PORT VINCENT is situated on the eastern side of Yorke's Peninsula, about ten degrees to the south of Port Victoria, and Mount Lofty bears from it S. 65 E. I have much pleasure in announcing to you that after a full investigation by careful soundings, this harbour has equalled my most sanguine expectations —deeper water and better shelter having been found than had been represented to your committee; in short, there exists a safe and commodious habour, with 18 feet water 300 yards from a bold sandy beach, the water deepening outwards. Within the proposed site of the town is an extensive stone quarry, which may be worked with great facility and to any extent. The town will be well supplied with good fresh water, which may generally be obtained six or eight feet from the surface; two wells having been sunk, the supply of water was abundant and excellent. At the back of the site proposed for the town, is a plain of rich soil, sufficiently large to allow each shareholder about four acres. From the end of this valley commences the cut road to York Valley, already referred to. The harbour abounds with oysters, crabs, shrimps, prawns, wilks and a variety of other shellfish, besides the usual display of the Gulf fish, which may probably supply Adelaide—the run across occupying only a few hours. Upon the Peninsula may be obtained wallaby and wombat in great numbers. Wild fowl are very abundant at Victoria.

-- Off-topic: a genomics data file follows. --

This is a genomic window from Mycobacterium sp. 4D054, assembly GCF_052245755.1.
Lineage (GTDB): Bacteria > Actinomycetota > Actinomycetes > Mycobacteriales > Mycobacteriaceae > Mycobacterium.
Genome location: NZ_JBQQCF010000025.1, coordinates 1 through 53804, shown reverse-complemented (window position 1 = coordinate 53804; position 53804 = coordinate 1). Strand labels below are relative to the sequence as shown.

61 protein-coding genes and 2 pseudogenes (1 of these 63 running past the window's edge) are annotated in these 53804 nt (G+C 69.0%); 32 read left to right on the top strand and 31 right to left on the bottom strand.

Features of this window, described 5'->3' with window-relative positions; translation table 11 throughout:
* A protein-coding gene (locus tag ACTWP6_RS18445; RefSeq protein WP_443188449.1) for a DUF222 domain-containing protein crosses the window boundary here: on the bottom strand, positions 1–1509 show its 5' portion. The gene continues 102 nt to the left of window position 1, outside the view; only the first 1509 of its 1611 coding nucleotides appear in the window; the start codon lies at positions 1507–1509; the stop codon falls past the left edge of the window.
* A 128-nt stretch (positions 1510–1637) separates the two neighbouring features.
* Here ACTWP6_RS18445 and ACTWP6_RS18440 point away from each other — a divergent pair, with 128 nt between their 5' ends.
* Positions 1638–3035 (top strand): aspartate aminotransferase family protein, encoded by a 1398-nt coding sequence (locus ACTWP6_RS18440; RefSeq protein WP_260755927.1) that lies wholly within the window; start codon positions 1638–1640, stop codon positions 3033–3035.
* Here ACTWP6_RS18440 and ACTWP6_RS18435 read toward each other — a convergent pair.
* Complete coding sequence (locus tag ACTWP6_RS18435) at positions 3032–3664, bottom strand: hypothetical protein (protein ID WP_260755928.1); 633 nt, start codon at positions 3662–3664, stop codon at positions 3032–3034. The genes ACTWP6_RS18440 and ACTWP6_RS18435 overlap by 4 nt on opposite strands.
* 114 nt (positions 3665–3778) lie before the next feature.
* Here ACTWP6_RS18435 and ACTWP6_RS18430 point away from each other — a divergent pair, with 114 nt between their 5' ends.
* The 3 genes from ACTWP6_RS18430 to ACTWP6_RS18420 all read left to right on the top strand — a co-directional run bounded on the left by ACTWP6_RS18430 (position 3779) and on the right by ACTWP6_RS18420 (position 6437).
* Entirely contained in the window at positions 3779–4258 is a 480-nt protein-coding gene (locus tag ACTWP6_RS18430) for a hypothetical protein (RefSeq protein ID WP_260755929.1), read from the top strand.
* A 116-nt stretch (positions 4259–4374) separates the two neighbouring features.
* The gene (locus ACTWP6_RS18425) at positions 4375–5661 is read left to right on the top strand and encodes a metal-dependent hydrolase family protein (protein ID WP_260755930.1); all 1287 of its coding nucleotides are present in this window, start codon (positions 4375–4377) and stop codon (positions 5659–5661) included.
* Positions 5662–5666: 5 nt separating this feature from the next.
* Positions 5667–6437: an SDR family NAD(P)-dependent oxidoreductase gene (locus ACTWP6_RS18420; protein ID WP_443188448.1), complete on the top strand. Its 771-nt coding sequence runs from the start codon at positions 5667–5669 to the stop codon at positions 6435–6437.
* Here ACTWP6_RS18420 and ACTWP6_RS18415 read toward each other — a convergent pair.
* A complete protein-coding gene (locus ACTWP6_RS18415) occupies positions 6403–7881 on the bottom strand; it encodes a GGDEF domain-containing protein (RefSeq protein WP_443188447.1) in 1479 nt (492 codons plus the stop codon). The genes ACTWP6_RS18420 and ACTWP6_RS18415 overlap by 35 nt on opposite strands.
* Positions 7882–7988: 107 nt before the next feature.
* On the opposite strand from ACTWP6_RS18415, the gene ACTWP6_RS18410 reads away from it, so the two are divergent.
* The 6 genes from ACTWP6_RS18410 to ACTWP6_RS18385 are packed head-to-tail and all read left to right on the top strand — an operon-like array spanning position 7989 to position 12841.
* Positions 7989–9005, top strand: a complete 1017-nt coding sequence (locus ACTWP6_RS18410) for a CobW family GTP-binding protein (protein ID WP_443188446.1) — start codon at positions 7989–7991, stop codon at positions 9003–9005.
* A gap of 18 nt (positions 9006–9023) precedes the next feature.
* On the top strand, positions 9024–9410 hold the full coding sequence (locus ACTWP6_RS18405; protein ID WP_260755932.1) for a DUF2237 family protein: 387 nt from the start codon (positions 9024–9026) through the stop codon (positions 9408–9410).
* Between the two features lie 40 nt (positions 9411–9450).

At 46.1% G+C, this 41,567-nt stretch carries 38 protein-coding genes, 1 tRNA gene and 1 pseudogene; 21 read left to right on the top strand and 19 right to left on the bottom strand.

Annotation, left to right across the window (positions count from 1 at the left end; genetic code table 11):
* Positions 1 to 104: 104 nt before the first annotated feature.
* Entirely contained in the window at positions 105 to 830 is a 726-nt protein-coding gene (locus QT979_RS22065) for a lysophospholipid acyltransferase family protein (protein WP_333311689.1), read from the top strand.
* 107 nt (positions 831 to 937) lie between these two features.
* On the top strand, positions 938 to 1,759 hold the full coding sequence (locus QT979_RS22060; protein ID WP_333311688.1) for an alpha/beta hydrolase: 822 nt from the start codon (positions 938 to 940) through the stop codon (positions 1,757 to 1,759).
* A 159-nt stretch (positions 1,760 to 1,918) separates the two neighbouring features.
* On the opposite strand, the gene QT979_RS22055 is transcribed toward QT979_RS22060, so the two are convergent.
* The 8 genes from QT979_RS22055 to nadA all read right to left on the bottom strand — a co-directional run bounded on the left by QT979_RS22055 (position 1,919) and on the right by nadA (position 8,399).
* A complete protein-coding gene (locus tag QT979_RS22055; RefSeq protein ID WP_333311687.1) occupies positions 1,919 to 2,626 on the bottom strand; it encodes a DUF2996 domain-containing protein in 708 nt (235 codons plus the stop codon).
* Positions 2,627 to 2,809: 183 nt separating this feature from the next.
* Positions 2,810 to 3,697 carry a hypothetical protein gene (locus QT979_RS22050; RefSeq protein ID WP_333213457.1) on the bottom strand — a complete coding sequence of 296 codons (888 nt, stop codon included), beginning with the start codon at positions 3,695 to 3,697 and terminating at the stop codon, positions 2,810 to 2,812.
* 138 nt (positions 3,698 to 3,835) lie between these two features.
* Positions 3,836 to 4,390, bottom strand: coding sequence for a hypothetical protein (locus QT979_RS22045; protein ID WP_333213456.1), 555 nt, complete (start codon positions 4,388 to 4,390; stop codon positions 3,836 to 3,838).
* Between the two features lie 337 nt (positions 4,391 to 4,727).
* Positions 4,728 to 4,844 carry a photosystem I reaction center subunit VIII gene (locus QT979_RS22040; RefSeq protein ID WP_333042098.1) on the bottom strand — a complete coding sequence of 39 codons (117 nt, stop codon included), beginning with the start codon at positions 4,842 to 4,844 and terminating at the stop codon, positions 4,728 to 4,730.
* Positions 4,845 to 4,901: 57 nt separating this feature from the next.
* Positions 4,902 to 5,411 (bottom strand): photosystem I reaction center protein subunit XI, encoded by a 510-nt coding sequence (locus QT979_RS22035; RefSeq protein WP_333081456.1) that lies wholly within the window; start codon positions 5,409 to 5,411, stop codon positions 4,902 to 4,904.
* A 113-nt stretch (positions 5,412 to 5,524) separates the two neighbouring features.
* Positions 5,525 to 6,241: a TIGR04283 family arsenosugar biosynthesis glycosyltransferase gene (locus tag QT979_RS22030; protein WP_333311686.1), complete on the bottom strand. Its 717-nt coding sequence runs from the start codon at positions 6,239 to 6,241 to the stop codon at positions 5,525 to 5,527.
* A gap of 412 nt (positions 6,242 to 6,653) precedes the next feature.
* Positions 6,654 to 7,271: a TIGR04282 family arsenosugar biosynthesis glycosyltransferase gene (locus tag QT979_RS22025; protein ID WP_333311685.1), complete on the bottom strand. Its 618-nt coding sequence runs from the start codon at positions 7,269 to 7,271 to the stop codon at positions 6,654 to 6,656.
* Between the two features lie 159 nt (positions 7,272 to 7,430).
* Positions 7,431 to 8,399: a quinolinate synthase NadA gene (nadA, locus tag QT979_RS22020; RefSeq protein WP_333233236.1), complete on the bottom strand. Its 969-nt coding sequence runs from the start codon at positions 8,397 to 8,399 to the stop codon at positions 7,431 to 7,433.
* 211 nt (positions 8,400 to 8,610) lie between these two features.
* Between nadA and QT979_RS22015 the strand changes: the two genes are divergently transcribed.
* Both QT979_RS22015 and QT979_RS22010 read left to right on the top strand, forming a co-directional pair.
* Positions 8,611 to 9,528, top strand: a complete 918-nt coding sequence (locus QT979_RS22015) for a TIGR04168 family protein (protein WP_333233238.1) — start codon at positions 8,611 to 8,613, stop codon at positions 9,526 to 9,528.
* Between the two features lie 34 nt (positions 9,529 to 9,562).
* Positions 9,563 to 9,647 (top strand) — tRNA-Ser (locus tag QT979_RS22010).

In the course of the next few days all the plans will be submitted to the Association, and previous to my departure, I presume the whole of the town lots, as well as the country land upon both surveys, may be balloted for, when a day will be fixed for pointing out the boundaries, upon the ground, to the respective proprietors. I cannot conclude without referring to one very important feature affecting these two Special Surveys, viz. the existence of so fine a pastoral and agricultural country as that described by Mr. Eyre in his late report, situated to the northward of St. Vincent's Gulf. The intermediate country having been veri-fied by Mr. Cock in sundry excursions as being of good quality the question is most satisfactorily settled as to the existence of ample back country connected with the two surveys. Mr. Cock having estimated the quantity of available land on the Peninsula at 600 square miles, and if to this we add Mr. Eyres country about alluded to, it would appear needless to attempt further estimate of the available land commanded by the two Ports.


Sat 26 Dec 1840, South Australian Register (Adelaide, SA : 1839 - 1900) Trove

We have been favored with the following interesting report by Mr Hughes, surveyor :—


North Adelaide, December 12, 1840.